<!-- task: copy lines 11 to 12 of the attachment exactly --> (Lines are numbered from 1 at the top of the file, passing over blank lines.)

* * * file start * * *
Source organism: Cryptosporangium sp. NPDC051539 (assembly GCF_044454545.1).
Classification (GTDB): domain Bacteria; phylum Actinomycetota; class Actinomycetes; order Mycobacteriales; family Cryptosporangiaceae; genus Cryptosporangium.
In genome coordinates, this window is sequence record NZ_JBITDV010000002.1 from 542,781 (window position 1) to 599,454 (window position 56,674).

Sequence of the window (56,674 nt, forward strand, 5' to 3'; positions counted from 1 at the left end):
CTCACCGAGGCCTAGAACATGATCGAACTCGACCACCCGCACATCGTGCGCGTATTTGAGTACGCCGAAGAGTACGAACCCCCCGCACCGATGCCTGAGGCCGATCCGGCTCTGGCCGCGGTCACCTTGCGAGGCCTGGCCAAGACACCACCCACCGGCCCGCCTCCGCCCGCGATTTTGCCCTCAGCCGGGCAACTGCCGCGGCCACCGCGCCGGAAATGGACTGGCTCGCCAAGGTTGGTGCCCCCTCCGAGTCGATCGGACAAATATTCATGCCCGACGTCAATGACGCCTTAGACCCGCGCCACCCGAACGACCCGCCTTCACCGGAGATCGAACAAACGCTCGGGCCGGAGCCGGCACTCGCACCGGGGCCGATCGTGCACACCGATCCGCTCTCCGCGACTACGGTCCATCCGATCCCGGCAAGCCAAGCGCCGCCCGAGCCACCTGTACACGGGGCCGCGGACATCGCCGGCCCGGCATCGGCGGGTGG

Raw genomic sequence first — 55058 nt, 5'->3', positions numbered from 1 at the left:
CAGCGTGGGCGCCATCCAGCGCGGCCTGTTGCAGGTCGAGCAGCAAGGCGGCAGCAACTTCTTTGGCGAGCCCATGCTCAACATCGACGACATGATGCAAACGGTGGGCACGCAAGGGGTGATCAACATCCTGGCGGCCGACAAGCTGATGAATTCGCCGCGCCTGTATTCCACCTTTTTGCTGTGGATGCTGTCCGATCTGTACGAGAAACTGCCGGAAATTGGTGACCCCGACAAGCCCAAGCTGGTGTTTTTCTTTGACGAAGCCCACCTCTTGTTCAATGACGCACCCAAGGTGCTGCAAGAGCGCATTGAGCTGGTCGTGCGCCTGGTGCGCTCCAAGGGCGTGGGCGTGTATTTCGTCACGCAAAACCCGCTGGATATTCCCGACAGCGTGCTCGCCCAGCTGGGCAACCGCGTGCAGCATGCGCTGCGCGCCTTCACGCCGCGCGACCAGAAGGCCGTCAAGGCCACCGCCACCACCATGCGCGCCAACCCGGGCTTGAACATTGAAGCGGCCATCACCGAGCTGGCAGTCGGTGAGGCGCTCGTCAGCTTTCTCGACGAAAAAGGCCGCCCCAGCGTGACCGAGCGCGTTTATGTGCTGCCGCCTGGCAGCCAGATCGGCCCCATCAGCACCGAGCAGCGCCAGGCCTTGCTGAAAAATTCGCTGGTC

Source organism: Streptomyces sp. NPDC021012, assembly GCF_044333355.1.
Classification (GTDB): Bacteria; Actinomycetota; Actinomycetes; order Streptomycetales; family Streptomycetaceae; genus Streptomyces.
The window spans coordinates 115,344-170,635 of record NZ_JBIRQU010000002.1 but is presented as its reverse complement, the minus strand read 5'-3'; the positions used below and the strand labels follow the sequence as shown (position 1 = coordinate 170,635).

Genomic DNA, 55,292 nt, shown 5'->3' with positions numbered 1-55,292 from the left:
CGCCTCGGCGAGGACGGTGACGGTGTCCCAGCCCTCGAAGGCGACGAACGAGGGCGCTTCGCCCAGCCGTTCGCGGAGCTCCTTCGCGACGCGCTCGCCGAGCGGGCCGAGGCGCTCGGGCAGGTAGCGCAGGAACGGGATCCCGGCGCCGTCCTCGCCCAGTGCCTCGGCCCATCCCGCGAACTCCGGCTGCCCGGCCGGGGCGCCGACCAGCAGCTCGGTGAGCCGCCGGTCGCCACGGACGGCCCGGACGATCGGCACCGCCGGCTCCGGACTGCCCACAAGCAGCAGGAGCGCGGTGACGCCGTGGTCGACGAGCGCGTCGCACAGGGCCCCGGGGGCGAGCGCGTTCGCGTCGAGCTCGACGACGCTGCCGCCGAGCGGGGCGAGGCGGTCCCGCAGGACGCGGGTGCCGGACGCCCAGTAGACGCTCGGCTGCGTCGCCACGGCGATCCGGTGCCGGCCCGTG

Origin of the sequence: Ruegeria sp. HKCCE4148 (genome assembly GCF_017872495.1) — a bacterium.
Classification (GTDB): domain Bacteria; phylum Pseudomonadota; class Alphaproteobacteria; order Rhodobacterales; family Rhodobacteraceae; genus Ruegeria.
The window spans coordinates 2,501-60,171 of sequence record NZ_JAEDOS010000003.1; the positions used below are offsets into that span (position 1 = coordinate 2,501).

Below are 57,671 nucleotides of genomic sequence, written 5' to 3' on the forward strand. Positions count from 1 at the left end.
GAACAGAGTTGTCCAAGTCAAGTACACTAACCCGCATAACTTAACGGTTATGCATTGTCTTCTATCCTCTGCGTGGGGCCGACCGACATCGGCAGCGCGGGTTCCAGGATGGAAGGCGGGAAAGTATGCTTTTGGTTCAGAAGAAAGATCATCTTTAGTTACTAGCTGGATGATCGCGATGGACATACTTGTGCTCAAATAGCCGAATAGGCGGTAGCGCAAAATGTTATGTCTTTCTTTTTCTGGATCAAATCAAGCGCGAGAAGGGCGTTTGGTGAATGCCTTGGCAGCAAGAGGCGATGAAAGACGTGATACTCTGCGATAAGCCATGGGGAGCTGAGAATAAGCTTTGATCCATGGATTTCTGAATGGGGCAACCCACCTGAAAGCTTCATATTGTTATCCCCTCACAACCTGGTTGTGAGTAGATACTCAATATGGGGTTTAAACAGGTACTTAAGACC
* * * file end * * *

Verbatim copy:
Genomic DNA, 55,292 nt, shown 5'->3' with positions numbered 1-55,292 from the left:
CGCCTCGGCGAGGACGGTGACGGTGTCCCAGCCCTCGAAGGCGACGAACGAGGGCGCTTCGCCCAGCCGTTCGCGGAGCTCCTTCGCGACGCGCTCGCCGAGCGGGCCGAGGCGCTCGGGCAGGTAGCGCAGGAACGGGATCCCGGCGCCGTCCTCGCCCAGTGCCTCGGCCCATCCCGCGAACTCCGGCTGCCCGGCCGGGGCGCCGACCAGCAGCTCGGTGAGCCGCCGGTCGCCACGGACGGCCCGGACGATCGGCACCGCCGGCTCCGGACTGCCCACAAGCAGCAGGAGCGCGGTGACGCCGTGGTCGACGAGCGCGTCGCACAGGGCCCCGGGGGCGAGCGCGTTCGCGTCGAGCTCGACGACGCTGCCGCCGAGCGGGGCGAGGCGGTCCCGCAGGACGCGGGTGCCGGACGCCCAGTAGACGCTCGGCTGCGTCGCCACGGCGATCCGGTGCCGGCCCGTG